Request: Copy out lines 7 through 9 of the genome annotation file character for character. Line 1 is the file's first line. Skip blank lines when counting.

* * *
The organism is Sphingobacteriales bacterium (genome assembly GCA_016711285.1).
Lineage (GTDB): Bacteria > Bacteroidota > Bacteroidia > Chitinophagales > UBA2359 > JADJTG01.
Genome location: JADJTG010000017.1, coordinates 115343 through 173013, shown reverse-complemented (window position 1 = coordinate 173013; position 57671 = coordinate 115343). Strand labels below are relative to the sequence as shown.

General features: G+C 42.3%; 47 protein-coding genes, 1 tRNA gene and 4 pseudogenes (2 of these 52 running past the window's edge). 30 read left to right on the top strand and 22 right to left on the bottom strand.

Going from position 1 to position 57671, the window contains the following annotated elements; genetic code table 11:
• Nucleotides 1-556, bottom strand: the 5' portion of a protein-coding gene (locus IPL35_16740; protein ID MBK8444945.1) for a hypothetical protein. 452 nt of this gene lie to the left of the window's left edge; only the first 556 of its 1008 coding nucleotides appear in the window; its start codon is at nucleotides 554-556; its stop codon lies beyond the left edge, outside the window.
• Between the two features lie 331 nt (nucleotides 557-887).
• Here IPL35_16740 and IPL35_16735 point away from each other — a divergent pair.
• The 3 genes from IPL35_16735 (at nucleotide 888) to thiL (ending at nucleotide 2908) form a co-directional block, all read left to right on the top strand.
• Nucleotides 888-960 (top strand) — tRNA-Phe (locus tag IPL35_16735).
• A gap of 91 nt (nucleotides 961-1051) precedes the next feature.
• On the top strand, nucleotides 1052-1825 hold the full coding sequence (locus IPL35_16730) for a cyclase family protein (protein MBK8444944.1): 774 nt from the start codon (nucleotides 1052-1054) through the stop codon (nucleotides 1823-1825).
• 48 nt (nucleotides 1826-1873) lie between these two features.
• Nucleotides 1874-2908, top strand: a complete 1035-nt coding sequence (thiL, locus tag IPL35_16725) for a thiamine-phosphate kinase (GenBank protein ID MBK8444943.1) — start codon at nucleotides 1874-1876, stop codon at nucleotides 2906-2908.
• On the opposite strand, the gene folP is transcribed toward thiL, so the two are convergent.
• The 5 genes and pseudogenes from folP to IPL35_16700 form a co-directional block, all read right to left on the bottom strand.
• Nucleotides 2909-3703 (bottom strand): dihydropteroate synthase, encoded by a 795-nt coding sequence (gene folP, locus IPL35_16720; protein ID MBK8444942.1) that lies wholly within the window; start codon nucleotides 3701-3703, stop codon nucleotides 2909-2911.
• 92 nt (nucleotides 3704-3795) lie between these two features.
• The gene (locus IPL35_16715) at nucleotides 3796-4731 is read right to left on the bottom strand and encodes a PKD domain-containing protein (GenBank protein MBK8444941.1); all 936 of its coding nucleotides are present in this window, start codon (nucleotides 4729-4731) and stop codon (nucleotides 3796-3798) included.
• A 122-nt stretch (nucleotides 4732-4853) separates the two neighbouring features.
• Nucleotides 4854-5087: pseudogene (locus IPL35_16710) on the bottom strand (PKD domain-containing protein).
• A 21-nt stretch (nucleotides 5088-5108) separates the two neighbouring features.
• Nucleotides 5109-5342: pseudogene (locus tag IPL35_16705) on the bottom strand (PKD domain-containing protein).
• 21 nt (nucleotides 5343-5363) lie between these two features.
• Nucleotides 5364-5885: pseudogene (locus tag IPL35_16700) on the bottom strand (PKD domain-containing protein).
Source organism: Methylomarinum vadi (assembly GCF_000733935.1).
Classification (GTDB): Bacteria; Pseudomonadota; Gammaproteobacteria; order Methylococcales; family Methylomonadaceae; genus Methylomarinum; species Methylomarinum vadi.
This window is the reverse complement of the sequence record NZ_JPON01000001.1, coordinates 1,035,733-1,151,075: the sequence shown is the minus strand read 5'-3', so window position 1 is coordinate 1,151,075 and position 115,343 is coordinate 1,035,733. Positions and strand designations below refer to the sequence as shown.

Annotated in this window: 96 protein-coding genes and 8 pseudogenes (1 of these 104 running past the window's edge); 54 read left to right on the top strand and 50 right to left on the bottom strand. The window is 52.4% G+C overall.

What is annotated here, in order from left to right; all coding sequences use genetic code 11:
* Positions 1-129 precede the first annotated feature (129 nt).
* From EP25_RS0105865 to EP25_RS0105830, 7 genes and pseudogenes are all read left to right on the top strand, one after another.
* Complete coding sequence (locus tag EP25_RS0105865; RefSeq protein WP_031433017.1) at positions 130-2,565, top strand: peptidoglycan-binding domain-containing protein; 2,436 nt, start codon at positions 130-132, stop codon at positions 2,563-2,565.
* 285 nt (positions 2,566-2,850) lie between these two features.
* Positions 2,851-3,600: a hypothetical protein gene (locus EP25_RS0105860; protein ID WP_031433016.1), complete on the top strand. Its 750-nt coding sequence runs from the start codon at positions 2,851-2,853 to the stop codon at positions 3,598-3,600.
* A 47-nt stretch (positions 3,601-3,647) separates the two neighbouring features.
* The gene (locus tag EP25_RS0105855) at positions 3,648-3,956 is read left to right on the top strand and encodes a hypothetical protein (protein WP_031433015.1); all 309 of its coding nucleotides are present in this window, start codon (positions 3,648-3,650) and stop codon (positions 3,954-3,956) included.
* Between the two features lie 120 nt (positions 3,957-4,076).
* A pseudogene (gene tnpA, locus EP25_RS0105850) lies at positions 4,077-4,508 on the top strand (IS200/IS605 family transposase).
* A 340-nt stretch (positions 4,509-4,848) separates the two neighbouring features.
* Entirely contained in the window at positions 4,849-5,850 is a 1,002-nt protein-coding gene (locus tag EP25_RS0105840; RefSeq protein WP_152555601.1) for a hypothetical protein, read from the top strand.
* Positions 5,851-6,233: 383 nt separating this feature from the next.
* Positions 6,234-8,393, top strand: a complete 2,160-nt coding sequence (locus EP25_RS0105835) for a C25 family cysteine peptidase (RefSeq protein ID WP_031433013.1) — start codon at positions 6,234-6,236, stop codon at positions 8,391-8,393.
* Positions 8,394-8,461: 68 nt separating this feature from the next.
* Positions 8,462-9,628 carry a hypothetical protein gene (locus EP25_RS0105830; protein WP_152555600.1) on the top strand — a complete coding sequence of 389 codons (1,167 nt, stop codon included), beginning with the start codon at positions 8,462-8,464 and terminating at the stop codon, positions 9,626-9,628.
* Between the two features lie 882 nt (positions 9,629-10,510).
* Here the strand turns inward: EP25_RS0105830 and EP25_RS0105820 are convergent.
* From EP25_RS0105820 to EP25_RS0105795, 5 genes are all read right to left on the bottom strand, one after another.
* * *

• Between the two features lie 331 nt (nucleotides 557-887).
• Here IPL35_16740 and IPL35_16735 point away from each other — a divergent pair.
• The 3 genes from IPL35_16735 (at nucleotide 888) to thiL (ending at nucleotide 2908) form a co-directional block, all read left to right on the top strand.